Eurovision to open voting to viewers across the world in major rule change

Winning song will be picked by global audience, with role of juries reduced, after voting irregularities

The organisers of the Eurovision song contest have extended voting to its global audience and reduced the role of juries, following voting irregularities that marred this year’s competition.

In the most drastic rule changes in its 67-year history, the winning song will be picked by viewers across the world, in combination with a jury of music professionals, the European Broadcasting Union (EBU) announced on Tuesday. Juries will not, however, be involved in how countries are selected for the final. Qualifying countries will only be decided by the votes of viewers.

The changes, which have been approved by the contest’s reference group, come after “irregular voting patterns” were identified in national jury votes from six countries. As a result jury votes were removed from Azerbaijan, Georgia, Montenegro, Poland, Romania and San Marino.

Sietse Bakker, a Dutch member of the reference group and former producer of the event, said the changes were made to ensure fair play in future.

Writing on Twitter he said: “Following the unprecedented voting irregularities we saw this year, we looked at ways to protect the integrity of the competition. The problem occurred in the semi-finals, this was the best way to end it. Also, difference of who qualifies in public v public+jury vote is minimal.”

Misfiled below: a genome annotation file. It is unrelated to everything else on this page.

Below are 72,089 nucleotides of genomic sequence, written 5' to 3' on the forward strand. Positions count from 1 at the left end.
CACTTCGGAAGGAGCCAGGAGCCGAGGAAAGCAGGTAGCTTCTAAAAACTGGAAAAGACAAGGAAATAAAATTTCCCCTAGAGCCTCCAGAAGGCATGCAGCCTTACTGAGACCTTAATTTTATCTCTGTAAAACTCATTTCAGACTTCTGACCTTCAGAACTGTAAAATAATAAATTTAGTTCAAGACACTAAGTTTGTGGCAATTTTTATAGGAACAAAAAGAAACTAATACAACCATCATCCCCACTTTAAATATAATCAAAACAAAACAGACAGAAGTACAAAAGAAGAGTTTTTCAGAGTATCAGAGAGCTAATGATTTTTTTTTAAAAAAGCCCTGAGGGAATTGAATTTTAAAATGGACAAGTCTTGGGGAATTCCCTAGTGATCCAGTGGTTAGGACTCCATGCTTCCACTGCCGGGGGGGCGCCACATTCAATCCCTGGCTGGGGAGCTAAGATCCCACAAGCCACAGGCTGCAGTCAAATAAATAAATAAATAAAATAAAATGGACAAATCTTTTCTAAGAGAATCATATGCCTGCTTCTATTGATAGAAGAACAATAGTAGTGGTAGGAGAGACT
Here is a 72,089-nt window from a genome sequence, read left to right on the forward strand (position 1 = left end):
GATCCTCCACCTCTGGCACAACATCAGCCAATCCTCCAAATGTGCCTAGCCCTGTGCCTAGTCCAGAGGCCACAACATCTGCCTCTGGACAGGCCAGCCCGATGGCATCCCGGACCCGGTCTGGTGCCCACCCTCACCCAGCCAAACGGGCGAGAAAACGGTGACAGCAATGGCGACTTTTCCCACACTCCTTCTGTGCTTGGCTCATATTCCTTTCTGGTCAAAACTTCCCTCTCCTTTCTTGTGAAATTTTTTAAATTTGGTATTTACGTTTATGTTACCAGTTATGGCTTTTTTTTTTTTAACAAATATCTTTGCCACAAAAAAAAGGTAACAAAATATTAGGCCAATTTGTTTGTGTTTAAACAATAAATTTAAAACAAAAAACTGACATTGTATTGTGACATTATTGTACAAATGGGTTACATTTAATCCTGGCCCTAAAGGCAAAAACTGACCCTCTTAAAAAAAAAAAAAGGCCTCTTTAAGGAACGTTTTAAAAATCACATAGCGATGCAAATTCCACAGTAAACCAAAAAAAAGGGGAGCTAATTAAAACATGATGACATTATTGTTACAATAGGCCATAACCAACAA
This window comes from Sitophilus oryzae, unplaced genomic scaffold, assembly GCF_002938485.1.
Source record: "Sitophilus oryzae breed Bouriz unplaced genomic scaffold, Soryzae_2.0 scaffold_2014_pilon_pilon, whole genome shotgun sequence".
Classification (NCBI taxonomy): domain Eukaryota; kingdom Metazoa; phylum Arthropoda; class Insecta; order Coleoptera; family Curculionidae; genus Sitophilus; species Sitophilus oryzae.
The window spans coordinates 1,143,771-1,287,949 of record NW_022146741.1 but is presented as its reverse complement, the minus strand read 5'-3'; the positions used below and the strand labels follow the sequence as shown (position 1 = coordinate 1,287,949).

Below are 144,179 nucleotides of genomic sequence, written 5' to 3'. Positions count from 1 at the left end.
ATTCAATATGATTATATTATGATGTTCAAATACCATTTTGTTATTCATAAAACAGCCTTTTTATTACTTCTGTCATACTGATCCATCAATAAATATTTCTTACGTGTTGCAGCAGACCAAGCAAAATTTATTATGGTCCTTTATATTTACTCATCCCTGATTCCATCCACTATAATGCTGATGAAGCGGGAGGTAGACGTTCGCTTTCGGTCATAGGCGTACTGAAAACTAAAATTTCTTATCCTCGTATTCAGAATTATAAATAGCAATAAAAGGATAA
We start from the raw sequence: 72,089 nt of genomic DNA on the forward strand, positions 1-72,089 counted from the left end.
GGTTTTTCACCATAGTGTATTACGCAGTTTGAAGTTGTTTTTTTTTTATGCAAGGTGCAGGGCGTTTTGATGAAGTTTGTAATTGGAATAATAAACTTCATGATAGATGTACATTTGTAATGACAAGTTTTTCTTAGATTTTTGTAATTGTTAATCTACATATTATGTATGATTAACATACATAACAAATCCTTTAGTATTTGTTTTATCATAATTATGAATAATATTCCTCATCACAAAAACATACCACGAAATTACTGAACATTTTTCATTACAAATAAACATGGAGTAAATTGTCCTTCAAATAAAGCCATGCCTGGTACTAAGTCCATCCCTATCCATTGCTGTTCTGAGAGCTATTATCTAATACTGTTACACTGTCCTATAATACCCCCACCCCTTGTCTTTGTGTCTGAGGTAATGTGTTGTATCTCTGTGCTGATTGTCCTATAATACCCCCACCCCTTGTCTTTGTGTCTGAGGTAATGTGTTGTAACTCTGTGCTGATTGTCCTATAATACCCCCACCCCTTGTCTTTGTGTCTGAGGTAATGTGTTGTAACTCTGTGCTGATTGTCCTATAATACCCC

He added: “I’ve been around in the Eurovision community for over 20 years and I’ve seen uproar and backlash about changes to the format over and over again. And look where the contest stands now; stronger than ever!”

Bakker also defended the new system against claims that audience votes would produce unfair results. He tweeted: “It *is* fair, just not objective. No measure is, in a contest that is ultimately judged by people’s personal taste and, in case of the juries, professional evaluation of artistic elements.”

This year’s apparent vote rigging was played down by the EBU when it emerged in May. In a statement it said: “The EBU takes any suspected attempts to manipulate the voting at the Eurovision Song Contest extremely seriously and has the right to remove such votes in accordance with the official voting instructions, irrespective of whether or not such votes are likely to influence the results and/or outcome of the voting.”

Martin Österdahl, the Eurovision Song Contest’s executive supervisor, said the rule changes were made to reflect the globalisation of an event that drew a global TV audience of 160 million.

He said: “Throughout its 67-year history the Eurovision Song Contest has constantly evolved to remain relevant and exciting. These changes acknowledge the immense popularity of the show by giving more power to the audience of the world’s largest live music event.”

He added: “Everyone watching the show, wherever they live in the world, can cast their votes for their favourite songs.”

Österdahl suggested the changes would mean the winner was selected more on musical merit than parochial European concerns.

He said: “By also involving juries of music professionals in deciding the final result, all the songs in the grand final can be assessed on the broadest possible criteria.”

Introducing global voting is a bigger change than a controversial decision in 2015 to allow Australia to enter the competition. It is likely to fuel speculation that more countries from around the world will be permitted to enter the competition in future.